CalPERS hired a law firm, Steptoe & Johnson, to investigate the improprieties and issue a report. We’ll discuss that report at length in a separate post; suffice it to say that when companies hire law firms (as opposed to less costly consultants or accounting firms) to conduct investigations, the intent can be assumed to impede rather than promote disclosure, as the Treasury Inspector General believed was the case with the JP Morgan investigation into its dealings with Bernie Madoff. And it is not encouraging to see that while the internal investigation was underway, CalPERS entered into a policy of destroying all but the most critical e-mails after a mere 60 days. As the Los Angeles Times noted in 2011:

The California Public Employees’ Retirement System has begun automatically deleting any emails older than 60 days, raising concerns among watchdog groups that the giant pension fund could be destroying evidence of misdeeds….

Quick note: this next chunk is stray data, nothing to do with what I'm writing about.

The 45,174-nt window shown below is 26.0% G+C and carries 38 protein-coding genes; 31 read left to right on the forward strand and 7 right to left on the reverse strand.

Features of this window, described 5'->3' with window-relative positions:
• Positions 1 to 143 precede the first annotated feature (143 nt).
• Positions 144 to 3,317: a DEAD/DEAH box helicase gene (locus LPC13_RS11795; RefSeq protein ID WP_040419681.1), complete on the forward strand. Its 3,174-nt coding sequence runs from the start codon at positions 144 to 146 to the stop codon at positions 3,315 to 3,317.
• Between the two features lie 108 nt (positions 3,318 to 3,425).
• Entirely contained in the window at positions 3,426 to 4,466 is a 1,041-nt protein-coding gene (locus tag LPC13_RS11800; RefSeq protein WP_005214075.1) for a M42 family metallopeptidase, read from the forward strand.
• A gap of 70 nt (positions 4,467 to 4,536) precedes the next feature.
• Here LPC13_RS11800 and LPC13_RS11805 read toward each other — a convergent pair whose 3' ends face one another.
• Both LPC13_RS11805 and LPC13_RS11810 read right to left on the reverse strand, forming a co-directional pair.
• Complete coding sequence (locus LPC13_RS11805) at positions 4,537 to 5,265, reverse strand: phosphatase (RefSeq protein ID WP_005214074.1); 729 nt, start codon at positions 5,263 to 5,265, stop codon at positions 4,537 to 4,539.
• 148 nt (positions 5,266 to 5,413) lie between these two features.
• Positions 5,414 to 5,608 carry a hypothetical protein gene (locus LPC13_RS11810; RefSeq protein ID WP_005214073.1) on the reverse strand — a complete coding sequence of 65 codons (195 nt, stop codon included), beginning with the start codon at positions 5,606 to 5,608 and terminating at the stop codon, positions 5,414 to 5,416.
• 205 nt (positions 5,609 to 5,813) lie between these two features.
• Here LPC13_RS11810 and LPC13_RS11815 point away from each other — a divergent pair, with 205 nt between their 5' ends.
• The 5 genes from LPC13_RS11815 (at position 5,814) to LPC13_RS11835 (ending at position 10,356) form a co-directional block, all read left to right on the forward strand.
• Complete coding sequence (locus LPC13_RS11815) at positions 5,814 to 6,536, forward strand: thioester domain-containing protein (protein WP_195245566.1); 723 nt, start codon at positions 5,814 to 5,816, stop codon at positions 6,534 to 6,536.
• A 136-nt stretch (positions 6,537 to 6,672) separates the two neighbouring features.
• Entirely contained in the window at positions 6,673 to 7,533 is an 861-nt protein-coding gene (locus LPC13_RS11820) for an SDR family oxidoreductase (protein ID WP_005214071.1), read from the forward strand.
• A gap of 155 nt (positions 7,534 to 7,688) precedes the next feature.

The email deletion policy was put in place last year but was disclosed only recently in response to a Public Records Act request from the Los Angeles Times…

Under the policy, the nation’s largest public pension fund ordered its 2,300 workers to save only those emails with “administrative, legal or archival requirements” — but left it up to them to decide exactly what documents to ditch. Any emails older than 60 days would be deleted automatically.

Look at the timetable. The LA Times says “automatic” deletion policy was instituted in 2010. When did the Federal investigation begin? 2010. Now, CalPERS issued a rebuttal to the LA Times, saying they initiated this policy in 2000, but one wonders how much it was observed as the cost of storage continued to drop.